No political label quite captures the break from convention Rob Ford represented. “Men of the people” we’ve seen before, from Ralph Klein to Danny Williams. “Demagogue” implies too much malice, and “buffoon”—though accurate—ignores both Ford’s diligence as a retail politician and his savant-like understanding of his base.
So even as his former opponents brush over Ford’s imprint on Toronto—watering down his subway plans; opening doors to higher taxes—the riddle of his success must haunt them. Why was he impervious to the laws of conventional politics? Why were reason, poise and factual accuracy expected of them, but not him?
How could a leader admit to smoking crack —crack!—and still pull 25 per cent in the polls?
Related reading from 2013: Rob Ford’s public soap opera
The riddle of the former mayor’s success seems as relevant now as it did before his death from cancer, which triggered a deluge of affection on Tuesday from those who voted him into the city’s top job in 2010. “You will be with us forever,” someone wrote in chalk on the flagstones before City Hall, summing up the theme of dozens of similar messages. In their obligatory tributes, even fellow politicians bowed to the protean forces he unleashed. “I know there are many who were affected by his gregarious nature and approach to public service,” said John Tory, who replaced Ford as mayor in the fall of 2014. “He was above all else a profoundly human guy, whose presence in our city will be missed.”
It’s as if Tory was hedging against a reoccurrence of the Ford phenomenon, trying to mollify those who six years ago threw in their lot with a lumbering, uncouth populist, blindsiding Toronto’s political elite and upending the political game board.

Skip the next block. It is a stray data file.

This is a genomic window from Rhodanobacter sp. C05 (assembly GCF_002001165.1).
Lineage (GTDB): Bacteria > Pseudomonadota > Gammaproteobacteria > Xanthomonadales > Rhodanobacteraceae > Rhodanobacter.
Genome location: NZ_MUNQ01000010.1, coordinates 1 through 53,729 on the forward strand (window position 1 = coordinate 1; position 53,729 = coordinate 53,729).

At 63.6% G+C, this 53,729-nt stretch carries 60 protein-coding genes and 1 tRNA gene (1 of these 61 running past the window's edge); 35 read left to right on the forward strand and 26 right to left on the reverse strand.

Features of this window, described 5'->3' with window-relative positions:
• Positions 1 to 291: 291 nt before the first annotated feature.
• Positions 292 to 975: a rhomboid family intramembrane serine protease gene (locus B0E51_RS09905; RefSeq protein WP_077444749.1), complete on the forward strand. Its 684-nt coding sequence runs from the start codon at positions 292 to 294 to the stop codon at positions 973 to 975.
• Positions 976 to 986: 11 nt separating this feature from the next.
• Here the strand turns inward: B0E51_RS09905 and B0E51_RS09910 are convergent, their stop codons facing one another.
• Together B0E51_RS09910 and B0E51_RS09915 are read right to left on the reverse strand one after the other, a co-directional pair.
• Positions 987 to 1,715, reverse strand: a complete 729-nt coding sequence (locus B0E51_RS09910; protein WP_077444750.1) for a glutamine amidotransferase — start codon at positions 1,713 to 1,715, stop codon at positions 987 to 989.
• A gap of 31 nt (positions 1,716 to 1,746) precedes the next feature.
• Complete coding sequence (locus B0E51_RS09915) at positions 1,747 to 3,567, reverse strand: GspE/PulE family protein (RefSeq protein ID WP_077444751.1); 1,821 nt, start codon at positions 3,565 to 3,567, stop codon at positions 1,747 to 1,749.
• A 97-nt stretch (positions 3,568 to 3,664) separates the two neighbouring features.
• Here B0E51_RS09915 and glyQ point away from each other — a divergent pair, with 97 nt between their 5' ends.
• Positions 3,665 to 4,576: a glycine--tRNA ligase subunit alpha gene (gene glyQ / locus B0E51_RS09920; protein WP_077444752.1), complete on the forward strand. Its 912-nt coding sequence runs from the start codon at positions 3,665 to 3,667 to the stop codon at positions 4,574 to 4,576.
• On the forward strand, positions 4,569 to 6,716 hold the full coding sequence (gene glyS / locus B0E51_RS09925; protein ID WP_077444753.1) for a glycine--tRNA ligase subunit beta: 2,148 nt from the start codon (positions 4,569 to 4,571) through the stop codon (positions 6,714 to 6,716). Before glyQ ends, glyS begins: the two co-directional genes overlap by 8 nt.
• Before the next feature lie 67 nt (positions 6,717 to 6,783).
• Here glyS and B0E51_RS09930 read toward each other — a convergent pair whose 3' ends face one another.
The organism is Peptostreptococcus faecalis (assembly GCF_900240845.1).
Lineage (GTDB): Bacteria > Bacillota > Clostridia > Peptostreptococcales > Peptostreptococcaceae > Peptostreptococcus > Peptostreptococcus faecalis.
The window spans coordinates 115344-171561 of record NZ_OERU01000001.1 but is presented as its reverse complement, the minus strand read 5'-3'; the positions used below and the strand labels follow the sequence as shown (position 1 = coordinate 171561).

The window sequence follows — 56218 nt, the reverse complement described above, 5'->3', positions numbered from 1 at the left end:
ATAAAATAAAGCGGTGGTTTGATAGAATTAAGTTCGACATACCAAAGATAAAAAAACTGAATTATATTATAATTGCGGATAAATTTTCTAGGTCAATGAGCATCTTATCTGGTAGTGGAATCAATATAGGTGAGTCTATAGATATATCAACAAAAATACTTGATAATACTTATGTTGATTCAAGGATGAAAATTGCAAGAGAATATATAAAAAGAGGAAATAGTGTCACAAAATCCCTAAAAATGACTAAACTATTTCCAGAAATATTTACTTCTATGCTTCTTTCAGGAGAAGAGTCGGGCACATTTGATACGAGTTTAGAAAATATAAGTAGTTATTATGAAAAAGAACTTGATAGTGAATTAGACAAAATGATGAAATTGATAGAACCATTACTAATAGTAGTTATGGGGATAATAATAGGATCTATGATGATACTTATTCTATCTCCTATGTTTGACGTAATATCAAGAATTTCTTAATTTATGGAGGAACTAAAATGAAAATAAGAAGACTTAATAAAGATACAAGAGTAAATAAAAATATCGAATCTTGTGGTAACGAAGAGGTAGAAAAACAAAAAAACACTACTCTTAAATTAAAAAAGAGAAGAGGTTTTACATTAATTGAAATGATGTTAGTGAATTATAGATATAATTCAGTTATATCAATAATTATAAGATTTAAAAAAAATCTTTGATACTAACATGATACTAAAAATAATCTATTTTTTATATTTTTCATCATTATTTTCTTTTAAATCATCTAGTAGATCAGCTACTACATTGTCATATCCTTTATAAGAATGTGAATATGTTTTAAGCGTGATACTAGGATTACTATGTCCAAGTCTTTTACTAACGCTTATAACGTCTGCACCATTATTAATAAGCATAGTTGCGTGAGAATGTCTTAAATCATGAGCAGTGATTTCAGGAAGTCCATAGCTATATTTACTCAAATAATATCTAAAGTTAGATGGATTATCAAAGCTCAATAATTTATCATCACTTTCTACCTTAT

John Filion, a city councillor who last year published a book about Ford, vividly recalls the sense of disorientation. “On council, we all thought Rob Ford didn’t have a chance of being elected mayor and we were flabbergasted when he started to rise in the polls,” he says of the 2010 election. “His election showed how angry and alienated half the people in the city felt about their municipal government. He got half the vote in my ward, and I never would have imagined that possible.”
Related reading: Mark Towhey on the best and worst mayor of Toronto
It’s now commonplace to ascribe that animus to socio-economic disparity. The wealth gap in Toronto, as in much of the Western world, widened to a chasm in the 2000s, pushing the working poor to the inner suburbs of Etobicoke, North York and Scarborough, where homes are cheaper and services more sparse. Many were fighting to contain household costs and shorten their time commuting by car. Yet City Hall remained fixated on the preoccupations of well-heeled downtowners. To read the city sections of morning papers, you’d think the most pressing issues facing Toronto were bike lanes, green roofs and how to regulate gourmet food trucks.
In Ford, who’d served a decade on council representing a ward in Etobicoke, those voters found a champion. Unlike colleagues who dealt only with constituent issues staffers brought to their attention, he spent his days personally returning phone calls about cracked sidewalks and uncollected garbage. When he ran for mayor, he railed against traffic-blocking streetcars, and called for an end to the “war on cars.” Most importantly, he made a divine mission of fighting taxes, which many voters believed funded the pre-occupations of downtown special interests.